In the weeks since the Supreme Court issued a decision on the Affordable Care Act, some local health law experts have taken a longer look at the implications. And they’re concerned about just how far-reaching the decision could be.
The complicated, multi-part decision upheld most of the law, including a requirement that most Americans have health insurance or pay a penalty. But, it also said that the federal government could not require states to expand Medicaid to cover more of the poor or risk losing all federal funding for the health program.
The Medicaid decision may have big ramifications, Wendy Parmet, associate dean for academic affairs at Northeastern University School of Law, said during a panel discussion last week.
“It raises enormous questions about the future of state and federal relations,” said Parmet, who filed briefs in support of the law on behalf of several Massachusetts organizations.
Over decades, and especially since the 1930s, the United States has developed a model of “cooperative federalism,” in which the federal government pushes states to adopt certain programs and standards by using money—sometimes called grants-in-aid—as leverage.
Justices Antonin Scalia, Anthony Kennedy, Clarence Thomas, and Samuel Alito wanted to throw the entire law out. On the Medicaid expansion, they acknowledged in their dissenting opinion that the court has said the federal government can make grants with conditions attached. But, they write, if that power were left unchecked it would become a “grave threat” to the structure of government under the Constitution.
Congress created a back-up plan in case states refused to create virtual insurance marketplaces in which individuals and small businesses could buy plans. But they didn’t account for states refusing the Medicaid expansion because, the dissenters say, lawmakers knew refusing the deal “was not a practical option” for states. They write:
Whether federal spending legislation crosses the line from enticement to coercion is often difficult to determine, and courts should not conclude that legislation is unconstitutional on this ground unless the coercive nature of an offer is unmistakably clear. In this case, however, there can be no doubt. In structuring the ACA, Congress unambiguously signaled its belief that every State would have no real choice but to go along with the Medicaid Expansion. If the anticoercion rule does not apply in this case, then there is no such rule.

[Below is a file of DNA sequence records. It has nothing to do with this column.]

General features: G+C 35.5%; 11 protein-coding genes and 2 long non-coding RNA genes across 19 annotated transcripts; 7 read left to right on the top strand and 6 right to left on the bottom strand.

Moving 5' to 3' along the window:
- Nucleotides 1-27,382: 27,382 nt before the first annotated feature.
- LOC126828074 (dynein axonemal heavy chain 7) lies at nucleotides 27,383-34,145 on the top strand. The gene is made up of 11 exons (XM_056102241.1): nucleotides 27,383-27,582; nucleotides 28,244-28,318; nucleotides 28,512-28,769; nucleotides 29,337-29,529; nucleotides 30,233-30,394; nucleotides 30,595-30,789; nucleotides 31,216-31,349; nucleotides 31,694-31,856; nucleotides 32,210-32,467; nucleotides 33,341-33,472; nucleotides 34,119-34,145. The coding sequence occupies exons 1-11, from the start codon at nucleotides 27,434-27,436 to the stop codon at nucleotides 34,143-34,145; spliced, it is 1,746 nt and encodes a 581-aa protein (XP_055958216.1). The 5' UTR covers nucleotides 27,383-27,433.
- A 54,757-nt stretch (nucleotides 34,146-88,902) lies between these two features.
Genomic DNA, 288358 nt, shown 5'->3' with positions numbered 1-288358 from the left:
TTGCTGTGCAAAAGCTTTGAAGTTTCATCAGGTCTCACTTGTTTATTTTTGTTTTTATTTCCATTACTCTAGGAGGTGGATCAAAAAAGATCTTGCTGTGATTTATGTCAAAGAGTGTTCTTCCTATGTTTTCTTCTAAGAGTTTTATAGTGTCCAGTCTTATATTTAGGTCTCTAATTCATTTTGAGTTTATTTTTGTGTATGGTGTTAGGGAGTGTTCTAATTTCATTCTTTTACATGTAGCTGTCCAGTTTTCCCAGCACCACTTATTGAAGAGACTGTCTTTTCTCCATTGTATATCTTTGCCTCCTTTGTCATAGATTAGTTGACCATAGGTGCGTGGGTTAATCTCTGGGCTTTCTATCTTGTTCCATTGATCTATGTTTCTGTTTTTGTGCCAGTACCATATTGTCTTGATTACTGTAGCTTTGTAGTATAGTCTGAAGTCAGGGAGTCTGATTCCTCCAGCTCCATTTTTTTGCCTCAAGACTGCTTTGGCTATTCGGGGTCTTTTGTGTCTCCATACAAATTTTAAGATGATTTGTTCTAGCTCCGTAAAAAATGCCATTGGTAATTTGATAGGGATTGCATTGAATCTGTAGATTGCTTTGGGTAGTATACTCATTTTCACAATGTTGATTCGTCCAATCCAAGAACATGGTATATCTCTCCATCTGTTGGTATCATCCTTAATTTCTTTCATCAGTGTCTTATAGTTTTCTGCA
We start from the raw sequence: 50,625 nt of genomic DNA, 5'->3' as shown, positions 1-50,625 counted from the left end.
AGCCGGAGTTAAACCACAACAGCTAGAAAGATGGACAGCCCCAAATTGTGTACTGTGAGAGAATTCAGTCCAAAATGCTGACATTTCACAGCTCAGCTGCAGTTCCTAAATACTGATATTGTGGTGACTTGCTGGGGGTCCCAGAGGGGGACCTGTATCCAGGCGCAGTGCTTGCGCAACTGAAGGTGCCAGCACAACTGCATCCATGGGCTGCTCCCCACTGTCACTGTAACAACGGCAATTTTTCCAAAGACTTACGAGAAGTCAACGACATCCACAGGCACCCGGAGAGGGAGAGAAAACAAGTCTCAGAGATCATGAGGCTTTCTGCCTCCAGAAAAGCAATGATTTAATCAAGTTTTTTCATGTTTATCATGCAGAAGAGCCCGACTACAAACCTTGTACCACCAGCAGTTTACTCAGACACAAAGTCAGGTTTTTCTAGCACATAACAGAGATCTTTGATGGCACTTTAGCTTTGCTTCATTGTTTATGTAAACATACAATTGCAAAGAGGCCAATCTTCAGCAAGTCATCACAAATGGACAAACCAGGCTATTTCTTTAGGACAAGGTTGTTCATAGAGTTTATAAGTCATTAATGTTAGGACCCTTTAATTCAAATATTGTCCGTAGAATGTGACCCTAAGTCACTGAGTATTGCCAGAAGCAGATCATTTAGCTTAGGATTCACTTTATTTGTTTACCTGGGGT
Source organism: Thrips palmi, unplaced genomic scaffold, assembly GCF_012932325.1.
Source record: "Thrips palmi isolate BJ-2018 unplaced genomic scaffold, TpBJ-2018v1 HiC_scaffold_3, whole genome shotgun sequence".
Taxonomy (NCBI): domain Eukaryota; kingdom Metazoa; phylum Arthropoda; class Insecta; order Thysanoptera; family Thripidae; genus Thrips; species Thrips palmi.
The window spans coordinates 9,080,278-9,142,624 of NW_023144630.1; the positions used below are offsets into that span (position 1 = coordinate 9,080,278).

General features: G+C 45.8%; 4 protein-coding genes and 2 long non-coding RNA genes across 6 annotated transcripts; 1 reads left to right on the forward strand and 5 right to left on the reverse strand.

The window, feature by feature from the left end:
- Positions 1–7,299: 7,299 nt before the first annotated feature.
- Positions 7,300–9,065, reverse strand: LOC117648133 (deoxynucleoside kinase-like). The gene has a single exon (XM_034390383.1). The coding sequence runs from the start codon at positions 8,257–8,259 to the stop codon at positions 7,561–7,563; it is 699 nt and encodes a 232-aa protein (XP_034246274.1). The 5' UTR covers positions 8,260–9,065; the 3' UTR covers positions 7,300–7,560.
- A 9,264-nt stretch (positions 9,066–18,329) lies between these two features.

The fact that the four dissenters, did not define when—with how much money at stake or in what context—coercion becomes a factor is problematic, Parmet said.
Congress has expanded Medicaid multiple times, requiring new categories of people to be covered. Each time the threat of losing federal funding has been used as leverage for compliance. The dissenters’ reasoning opens the door for opponents of the program to challenge those expansions on constitutional grounds, Parmet said. And beyond that, the federal government has used grants as leverage to set national standards in education, unemployment policies, transportation, and even civil rights, she said.
Chief Justice John Roberts was joined by justices Elena Kagan and Stephen Breyer in writing that the Medicaid expansion was threatening to states. But he “took pains,” Parmet said, to distinguish this expansion from past ones. He writes:
Under the Affordable Care Act, Medicaid is transformed into a program to meet the health care needs of the entire nonelderly population with income below 133 percent of the poverty level. It is no longer a program to care for the neediest among us, but rather an element of a comprehensive national plan to provide universal health insurance coverage.
Indeed, the manner in which the expansion is structured indicates that while Congress may have styled the expansion a mere alteration of existing Medicaid, it recognized it was enlisting the States in a new health care program.
On the idea that the government’s requirement that states comply in order to get Medicaid money is overly coercive, former governor and Northeastern professor Michael Dukakis, said, “this is truly weird.”
“I don’t know where it’s going,” he said. “Does this mean that every federal new grant-in-aid program—not to mention the existing ones—is going to be subject to constitutional challenge? We’ve got an awful lot of grant-in-aid programs, highly conditioned on a whole series of things that states appropriately have to do to qualify for that money.”
“We’re looking at litigation and challenges that are going to on and on and on, which may employ you guys,” Dukakis told an auditorium full of law students. “But it will make it very confusing for those of us who have just assumed for a long, long time that the federal government had a major role to play in what goes on in this country.”